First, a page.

By Thomas Puhr.

A significant piece of Philippine cinematic history, given the royal treatment by Kani.”

The biblical tale of Cain and Abel is fewer than 1,000 words long, with Abel biting the dust a mere eight verses in. “Now Cain said to his brother Abel, ‘Let’s go out to the field,’” the brutally efficient story goes. “While they were in the field, Cain attacked his brother Abel and killed him.”

Any cinematic reinterpretation of this spare source material, therefore, is bound to take some liberties, and Lino Brocka’s Cain and Abel is no exception. Taking place in a then-contemporary Philippines, the prolific director’s 1982 outing blends soapy melodrama with exploitation, shoot-em-up action, and after-school proselytizing. Though wildly uneven, the film’s cultural significance – its dialogue fuses English, Filipino, and Tagalog – warrants reassessment in and of itself, especially by Western audiences.  

Even if you slept through most of Sunday school, you probably remember that Cain kills his younger brother after God favors the latter’s offering. Here, Lorenzo (Phillip Salvador) engages in an increasingly bloody dispute with younger brother Ellis (Christopher De Leon) after their mother, Pina (Mona Liza), bequeaths Ellis the family fortune. Bad blood has existed between the siblings ever since their father died (while breaking up one of their fights, it turns out), but their rivalry reaches a fever pitch when a horrific accident (again, the result of one of their fights) leads to the death of Lorenzo’s pregnant wife, Becky (Baby Delgado). This death, in turn, initiates retaliation against Ellis’ strong-willed girlfriend, Zita (Carmi Martin).

Cain and Abel – which was shot in Lubao, Pampanga – offers a unique fusion of region-specific storytelling and entertainment with broader appeal.”

The film works best when it both celebrates and subtly critiques its (mostly Western) antecedents. For example, screenwriter Ricardo Lee’s blunt-force symbolism (its first shot shows two spiders fighting on a web) at first seems to be little more than a riff on Straw Dogs’ famous opening. But then one of the (many) men entangled in the feud invokes Sam Peckinpah’s 1971 classic as a source of inspiration: “Have you seen Straw Dogs?” he asks, seemingly oblivious to the film’s despairing subtext. “Remember what Dustin Hoffman did to the men who raped his wife? That’s what I’m going to do to them!” These guys think they’re in a macho American action movie, we come to suspect, when their circumstances are really those of a tragedy.

This stark simplicity is muddied, however, by a cavalcade of underdeveloped or underutilized supporting characters. There’s Jumbo (Ruel Vernal) and Tikboy (Joseph Jardinazo), Lorenzo’s small-time mobster friends; Zita’s trigger-happy brother, Robert (Michael Sandico); and many more. The film is overpopulated to such an extent – the henchmen seem to have their own henchmen – that its finest performances (especially those of its women actors) risk going unnoticed. Cecille Castillo, for example, quietly steals the show as Pina’s long-suffering maid, Rina, but her character is relegated to the sidelines when the narrative pivots to its more action-oriented final act.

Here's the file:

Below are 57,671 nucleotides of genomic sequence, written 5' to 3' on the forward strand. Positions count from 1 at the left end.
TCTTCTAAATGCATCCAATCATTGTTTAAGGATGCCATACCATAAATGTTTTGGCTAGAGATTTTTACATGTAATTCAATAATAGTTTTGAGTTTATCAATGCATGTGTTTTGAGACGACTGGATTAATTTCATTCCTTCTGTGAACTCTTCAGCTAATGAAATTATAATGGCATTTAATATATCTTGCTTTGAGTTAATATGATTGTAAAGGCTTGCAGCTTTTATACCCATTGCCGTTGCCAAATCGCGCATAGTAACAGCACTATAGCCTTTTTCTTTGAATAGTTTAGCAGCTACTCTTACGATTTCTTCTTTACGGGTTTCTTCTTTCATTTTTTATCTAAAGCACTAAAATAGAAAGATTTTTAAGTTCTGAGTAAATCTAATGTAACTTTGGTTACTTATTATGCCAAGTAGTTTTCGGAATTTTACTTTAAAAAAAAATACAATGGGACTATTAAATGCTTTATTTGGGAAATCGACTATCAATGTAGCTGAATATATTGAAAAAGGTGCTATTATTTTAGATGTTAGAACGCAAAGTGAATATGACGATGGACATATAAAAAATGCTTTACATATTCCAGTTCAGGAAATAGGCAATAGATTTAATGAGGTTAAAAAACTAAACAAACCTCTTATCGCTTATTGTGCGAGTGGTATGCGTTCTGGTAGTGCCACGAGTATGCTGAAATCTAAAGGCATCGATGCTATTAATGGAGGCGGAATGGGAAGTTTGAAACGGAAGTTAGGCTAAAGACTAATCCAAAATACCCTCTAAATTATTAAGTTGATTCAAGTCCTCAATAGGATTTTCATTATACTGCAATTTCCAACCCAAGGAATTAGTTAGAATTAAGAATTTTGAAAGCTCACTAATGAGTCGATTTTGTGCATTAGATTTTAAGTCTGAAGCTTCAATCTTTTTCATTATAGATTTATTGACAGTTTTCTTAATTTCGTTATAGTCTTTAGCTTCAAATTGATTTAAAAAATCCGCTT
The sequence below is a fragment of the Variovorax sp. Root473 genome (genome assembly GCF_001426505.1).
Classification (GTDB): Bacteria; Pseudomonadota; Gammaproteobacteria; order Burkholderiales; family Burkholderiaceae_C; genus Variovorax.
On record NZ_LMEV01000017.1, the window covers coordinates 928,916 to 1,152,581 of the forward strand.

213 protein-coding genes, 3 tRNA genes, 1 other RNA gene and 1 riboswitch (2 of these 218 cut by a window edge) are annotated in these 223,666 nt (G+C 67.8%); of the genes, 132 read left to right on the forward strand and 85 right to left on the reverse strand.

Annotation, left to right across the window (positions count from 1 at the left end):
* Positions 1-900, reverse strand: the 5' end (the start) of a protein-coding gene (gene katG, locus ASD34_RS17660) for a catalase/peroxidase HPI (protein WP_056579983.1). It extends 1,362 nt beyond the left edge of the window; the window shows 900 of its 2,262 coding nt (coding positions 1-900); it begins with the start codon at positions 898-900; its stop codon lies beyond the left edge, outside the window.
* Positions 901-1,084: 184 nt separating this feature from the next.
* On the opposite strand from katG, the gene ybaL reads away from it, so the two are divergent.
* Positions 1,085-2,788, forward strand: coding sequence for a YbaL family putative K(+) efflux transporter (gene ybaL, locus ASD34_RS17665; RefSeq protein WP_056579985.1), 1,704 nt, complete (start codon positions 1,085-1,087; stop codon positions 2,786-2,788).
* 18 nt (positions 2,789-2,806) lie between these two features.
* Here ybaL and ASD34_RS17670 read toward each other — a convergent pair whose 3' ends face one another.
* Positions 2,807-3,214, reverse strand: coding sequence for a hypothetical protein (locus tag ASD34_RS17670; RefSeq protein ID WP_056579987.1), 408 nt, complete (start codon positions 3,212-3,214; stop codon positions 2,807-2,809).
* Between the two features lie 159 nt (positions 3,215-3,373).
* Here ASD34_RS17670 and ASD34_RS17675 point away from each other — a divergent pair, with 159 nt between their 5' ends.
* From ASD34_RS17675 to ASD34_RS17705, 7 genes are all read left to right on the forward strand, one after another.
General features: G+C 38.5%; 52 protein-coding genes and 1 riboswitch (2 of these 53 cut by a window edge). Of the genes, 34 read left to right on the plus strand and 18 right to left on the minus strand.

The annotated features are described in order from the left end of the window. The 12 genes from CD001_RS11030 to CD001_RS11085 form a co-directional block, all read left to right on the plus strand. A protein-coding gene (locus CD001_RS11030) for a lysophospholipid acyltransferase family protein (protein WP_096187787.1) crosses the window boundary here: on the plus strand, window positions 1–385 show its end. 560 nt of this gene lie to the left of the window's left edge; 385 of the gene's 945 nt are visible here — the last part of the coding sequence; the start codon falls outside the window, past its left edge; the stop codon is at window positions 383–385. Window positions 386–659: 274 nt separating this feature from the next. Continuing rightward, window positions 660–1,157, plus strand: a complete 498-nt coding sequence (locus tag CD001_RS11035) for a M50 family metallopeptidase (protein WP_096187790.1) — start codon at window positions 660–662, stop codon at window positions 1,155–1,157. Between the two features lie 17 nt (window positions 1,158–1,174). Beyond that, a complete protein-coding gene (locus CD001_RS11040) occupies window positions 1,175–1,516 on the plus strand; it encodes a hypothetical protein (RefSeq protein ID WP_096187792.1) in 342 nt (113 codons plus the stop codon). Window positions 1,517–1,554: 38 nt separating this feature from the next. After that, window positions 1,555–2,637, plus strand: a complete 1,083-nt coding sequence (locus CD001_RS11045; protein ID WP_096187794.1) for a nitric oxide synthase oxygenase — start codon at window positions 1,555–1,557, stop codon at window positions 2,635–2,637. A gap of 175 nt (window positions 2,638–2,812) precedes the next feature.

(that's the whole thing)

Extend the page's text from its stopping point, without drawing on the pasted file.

Cain And Abel

Nevertheless, Cain and Abel – which was shot in Lubao, Pampanga – offers a unique fusion of region-specific storytelling and entertainment with broader appeal. Beneath the melodramatic veneer, author José B. Capino explains in a video essay accompanying Kani’s new rerelease, is a commentary on “the ideological struggle between the supporters of the fascist Marcos regime and the brave, youthful political dissidents who opposed it.” Such political subtext is part of what makes the film an “elevated version of the action-drama movies that were highly popular in the local film industry.” But even viewers who know nothing of Brocka’s socio-political commentary will find much to admire in his visual approach, and Capino elegantly explicates the director’s careful utilization of deep space focus.

Capino’s video essay is one of many supplements the reissue offers. Also included are recent interviews with De Leon and Martin; together, they provide a multifaceted snapshot of what it was like to work with Brocka. Leon describes him as a “disciplinarian” who was a crucial agent in the “Golden Age of Philippine Cinema,” while Martin commends the filmmaker’s championing of complex female roles. “To find a woman who has a strong personality during the 80s was not so acceptable as it is right now,” she explains. “For me to be given that part and to portray it well, it made me so proud…as a feminist.” 

As a significant piece of Philippine cinematic history, Cain and Abel is given the royal treatment by Kani. The Blu-ray cover and accompanying booklet are illustrated by the talented (and increasingly in-demand) Tony Stella, and the booklet includes writing by Capino as well as screenplay excerpts and notes from Lee. This packaging should be a cause for celebration for fans of Philippine cinema, and a gateway into an overlooked world of art for many viewers. Hopefully Cain and Abel – just the second of the company’s releases, on the heels of 2018’s Being Natural – will be the first of many such restorations.

Thomas Puhr lives in Chicago, where he teaches English and language arts. A regular contributor to Bright Lights Film Journal, he has published “‘Mysterious Appearances’ in Jonathan Glazer’s Identity Trilogy: Sexy BeastBirth and Under the Skin” in issue 15.2 of Film International.

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